Societal consequences give power to formal sanctions.
The wave of corporate scandals symbolized by Enron Corp.’s downfall spurred federal and state authorities to clamp down on white-collar criminals. There are now more investigators, stiffer penalties and greater oversight for many corporate activities. All of which leads one to ask: Do tougher laws and more aggressive enforcement deter crime?
The answer, according to the authors of the December 2006 working paper, Why Managers Fail to Do the Right Thing: An Empirical Study of Unethical & Illegal Conduct, is “yes.” But not because executives fear the courts. For deterrent measures to work, they have to act through more personal mechanisms that are active even when the courts are silent.
The authors — N. Craig Smith, senior fellow in marketing and business ethics at the London Business School; Sally S. Simpson, chair and professor of criminology and criminal justice at the University of Maryland; and Chun-Yao Huang, assistant professor of marketing at National Taiwan University — surveyed 78 businesspeople to determine their “intent to commit” corporate crimes given three hypothetical scenarios. The survey respondents, including managers from a U.S.-based Fortune 500 consumer goods company and MBA and executive MBA students from a mid-Atlantic university, replied to scenarios involving a price-fixing scheme, environmental pollution and bribery. In each scenario, the respondents were made aware of the corresponding legal ramifications.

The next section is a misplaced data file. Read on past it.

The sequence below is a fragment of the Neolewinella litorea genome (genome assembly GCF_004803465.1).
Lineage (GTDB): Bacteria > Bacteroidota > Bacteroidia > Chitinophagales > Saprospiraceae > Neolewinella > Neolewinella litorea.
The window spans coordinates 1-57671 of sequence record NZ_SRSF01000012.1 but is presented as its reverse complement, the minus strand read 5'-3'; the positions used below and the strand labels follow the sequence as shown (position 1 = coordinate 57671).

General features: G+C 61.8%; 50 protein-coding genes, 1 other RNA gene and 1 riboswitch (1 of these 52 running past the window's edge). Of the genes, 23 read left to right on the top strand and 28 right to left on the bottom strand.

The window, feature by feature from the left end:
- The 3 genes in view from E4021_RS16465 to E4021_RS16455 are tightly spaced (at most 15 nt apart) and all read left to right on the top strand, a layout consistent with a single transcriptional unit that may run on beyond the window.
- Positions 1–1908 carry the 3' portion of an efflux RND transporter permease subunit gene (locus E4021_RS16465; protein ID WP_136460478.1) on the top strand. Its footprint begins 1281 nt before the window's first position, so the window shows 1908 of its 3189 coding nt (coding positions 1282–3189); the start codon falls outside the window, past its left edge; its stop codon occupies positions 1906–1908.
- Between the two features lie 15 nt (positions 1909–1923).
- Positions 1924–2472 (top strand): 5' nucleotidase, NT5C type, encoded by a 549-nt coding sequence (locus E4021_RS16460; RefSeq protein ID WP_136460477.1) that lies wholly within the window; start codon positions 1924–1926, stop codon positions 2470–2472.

The verdict? No one wants to go to jail, of course. But for managers who consider stretching the rules, it’s not jail time, per se, that might keep them on the straight and narrow. “What we’ve found is that there’s no significant effect of formal sanctions acting directly on the ‘intent to commit,’” says Smith. However, “they do have an effect on the ‘intent to commit’ through other variables,” namely, outcome expectancies and moral evaluations, as the research terms them.
“Outcome expectancies” refers to the possibility that the action could hurt (or help) executives’ careers or social standing within their company, community or family. In other words, executives are more fearful of wearing a scarlet letter than of doing hard time. That reality suggests that increasing the social costs of committing crimes — for example, by making transgressions public even if the courts don’t act, or by making it explicitly known that a shady decision will be a black mark on an individual’s record within a company or industry — could be as important as criminal, civil or regulatory sanctions.